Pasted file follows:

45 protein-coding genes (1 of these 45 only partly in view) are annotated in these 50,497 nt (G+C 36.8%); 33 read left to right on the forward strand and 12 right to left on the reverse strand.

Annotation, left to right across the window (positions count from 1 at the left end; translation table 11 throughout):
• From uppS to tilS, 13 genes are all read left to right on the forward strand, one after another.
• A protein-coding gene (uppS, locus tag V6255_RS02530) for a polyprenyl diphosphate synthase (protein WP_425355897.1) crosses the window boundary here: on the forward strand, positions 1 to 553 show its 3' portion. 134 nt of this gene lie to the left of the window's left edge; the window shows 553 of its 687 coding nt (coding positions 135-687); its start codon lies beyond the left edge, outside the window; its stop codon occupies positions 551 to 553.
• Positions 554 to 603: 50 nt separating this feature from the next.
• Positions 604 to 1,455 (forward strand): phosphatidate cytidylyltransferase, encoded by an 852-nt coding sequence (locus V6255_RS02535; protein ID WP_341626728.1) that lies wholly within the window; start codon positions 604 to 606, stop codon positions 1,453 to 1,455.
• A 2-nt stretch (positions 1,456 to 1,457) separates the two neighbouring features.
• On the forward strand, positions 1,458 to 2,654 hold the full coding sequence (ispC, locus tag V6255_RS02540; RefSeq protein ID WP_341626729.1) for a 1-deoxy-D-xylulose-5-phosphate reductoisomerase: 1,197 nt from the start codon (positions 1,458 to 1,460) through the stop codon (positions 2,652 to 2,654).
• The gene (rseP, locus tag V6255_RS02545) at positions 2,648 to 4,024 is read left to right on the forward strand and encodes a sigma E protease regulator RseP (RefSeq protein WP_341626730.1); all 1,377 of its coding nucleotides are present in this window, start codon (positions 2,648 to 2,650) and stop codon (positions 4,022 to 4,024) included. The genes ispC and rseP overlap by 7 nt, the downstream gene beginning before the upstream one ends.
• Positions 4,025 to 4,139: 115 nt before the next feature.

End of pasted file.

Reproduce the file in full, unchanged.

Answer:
45 protein-coding genes (1 of these 45 only partly in view) are annotated in these 50,497 nt (G+C 36.8%); 33 read left to right on the forward strand and 12 right to left on the reverse strand.

Annotation, left to right across the window (positions count from 1 at the left end; translation table 11 throughout):
• From uppS to tilS, 13 genes are all read left to right on the forward strand, one after another.
• A protein-coding gene (uppS, locus tag V6255_RS02530) for a polyprenyl diphosphate synthase (protein WP_425355897.1) crosses the window boundary here: on the forward strand, positions 1 to 553 show its 3' portion. 134 nt of this gene lie to the left of the window's left edge; the window shows 553 of its 687 coding nt (coding positions 135-687); its start codon lies beyond the left edge, outside the window; its stop codon occupies positions 551 to 553.
• Positions 554 to 603: 50 nt separating this feature from the next.
• Positions 604 to 1,455 (forward strand): phosphatidate cytidylyltransferase, encoded by an 852-nt coding sequence (locus V6255_RS02535; protein ID WP_341626728.1) that lies wholly within the window; start codon positions 604 to 606, stop codon positions 1,453 to 1,455.
• A 2-nt stretch (positions 1,456 to 1,457) separates the two neighbouring features.
• On the forward strand, positions 1,458 to 2,654 hold the full coding sequence (ispC, locus tag V6255_RS02540; RefSeq protein ID WP_341626729.1) for a 1-deoxy-D-xylulose-5-phosphate reductoisomerase: 1,197 nt from the start codon (positions 1,458 to 1,460) through the stop codon (positions 2,652 to 2,654).
• The gene (rseP, locus tag V6255_RS02545) at positions 2,648 to 4,024 is read left to right on the forward strand and encodes a sigma E protease regulator RseP (RefSeq protein WP_341626730.1); all 1,377 of its coding nucleotides are present in this window, start codon (positions 2,648 to 2,650) and stop codon (positions 4,022 to 4,024) included. The genes ispC and rseP overlap by 7 nt, the downstream gene beginning before the upstream one ends.
• Positions 4,025 to 4,139: 115 nt before the next feature.